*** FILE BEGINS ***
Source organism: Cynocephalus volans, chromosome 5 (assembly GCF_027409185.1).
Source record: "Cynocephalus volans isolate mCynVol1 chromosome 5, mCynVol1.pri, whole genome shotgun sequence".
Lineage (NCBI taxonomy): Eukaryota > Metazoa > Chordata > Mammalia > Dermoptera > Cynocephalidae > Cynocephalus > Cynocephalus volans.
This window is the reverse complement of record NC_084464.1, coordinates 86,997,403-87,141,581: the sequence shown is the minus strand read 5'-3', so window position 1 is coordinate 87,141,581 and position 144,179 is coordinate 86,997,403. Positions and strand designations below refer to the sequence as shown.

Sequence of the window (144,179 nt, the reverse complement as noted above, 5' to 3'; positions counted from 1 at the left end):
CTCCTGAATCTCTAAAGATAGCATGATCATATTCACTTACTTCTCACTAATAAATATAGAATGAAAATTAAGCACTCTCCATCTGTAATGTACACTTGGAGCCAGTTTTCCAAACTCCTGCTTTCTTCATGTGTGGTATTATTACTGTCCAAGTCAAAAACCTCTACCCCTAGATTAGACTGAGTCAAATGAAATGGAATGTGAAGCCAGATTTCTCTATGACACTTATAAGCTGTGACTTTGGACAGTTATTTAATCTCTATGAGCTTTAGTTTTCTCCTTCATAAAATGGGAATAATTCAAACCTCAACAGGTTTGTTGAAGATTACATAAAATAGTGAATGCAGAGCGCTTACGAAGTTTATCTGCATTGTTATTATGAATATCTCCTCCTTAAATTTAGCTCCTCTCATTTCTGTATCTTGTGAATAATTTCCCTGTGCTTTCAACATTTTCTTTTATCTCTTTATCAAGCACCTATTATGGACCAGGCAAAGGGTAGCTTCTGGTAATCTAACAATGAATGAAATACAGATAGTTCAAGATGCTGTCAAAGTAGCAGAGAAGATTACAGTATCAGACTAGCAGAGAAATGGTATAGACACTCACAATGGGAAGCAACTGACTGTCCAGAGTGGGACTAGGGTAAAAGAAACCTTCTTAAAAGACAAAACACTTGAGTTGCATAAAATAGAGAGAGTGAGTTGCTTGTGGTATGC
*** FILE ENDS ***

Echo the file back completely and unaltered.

Source organism: Cynocephalus volans, chromosome 5 (assembly GCF_027409185.1).
Source record: "Cynocephalus volans isolate mCynVol1 chromosome 5, mCynVol1.pri, whole genome shotgun sequence".
Lineage (NCBI taxonomy): Eukaryota > Metazoa > Chordata > Mammalia > Dermoptera > Cynocephalidae > Cynocephalus > Cynocephalus volans.
This window is the reverse complement of record NC_084464.1, coordinates 86,997,403-87,141,581: the sequence shown is the minus strand read 5'-3', so window position 1 is coordinate 87,141,581 and position 144,179 is coordinate 86,997,403. Positions and strand designations below refer to the sequence as shown.

Sequence of the window (144,179 nt, the reverse complement as noted above, 5' to 3'; positions counted from 1 at the left end):
CTCCTGAATCTCTAAAGATAGCATGATCATATTCACTTACTTCTCACTAATAAATATAGAATGAAAATTAAGCACTCTCCATCTGTAATGTACACTTGGAGCCAGTTTTCCAAACTCCTGCTTTCTTCATGTGTGGTATTATTACTGTCCAAGTCAAAAACCTCTACCCCTAGATTAGACTGAGTCAAATGAAATGGAATGTGAAGCCAGATTTCTCTATGACACTTATAAGCTGTGACTTTGGACAGTTATTTAATCTCTATGAGCTTTAGTTTTCTCCTTCATAAAATGGGAATAATTCAAACCTCAACAGGTTTGTTGAAGATTACATAAAATAGTGAATGCAGAGCGCTTACGAAGTTTATCTGCATTGTTATTATGAATATCTCCTCCTTAAATTTAGCTCCTCTCATTTCTGTATCTTGTGAATAATTTCCCTGTGCTTTCAACATTTTCTTTTATCTCTTTATCAAGCACCTATTATGGACCAGGCAAAGGGTAGCTTCTGGTAATCTAACAATGAATGAAATACAGATAGTTCAAGATGCTGTCAAAGTAGCAGAGAAGATTACAGTATCAGACTAGCAGAGAAATGGTATAGACACTCACAATGGGAAGCAACTGACTGTCCAGAGTGGGACTAGGGTAAAAGAAACCTTCTTAAAAGACAAAACACTTGAGTTGCATAAAATAGAGAGAGTGAGTTGCTTGTGGTATGC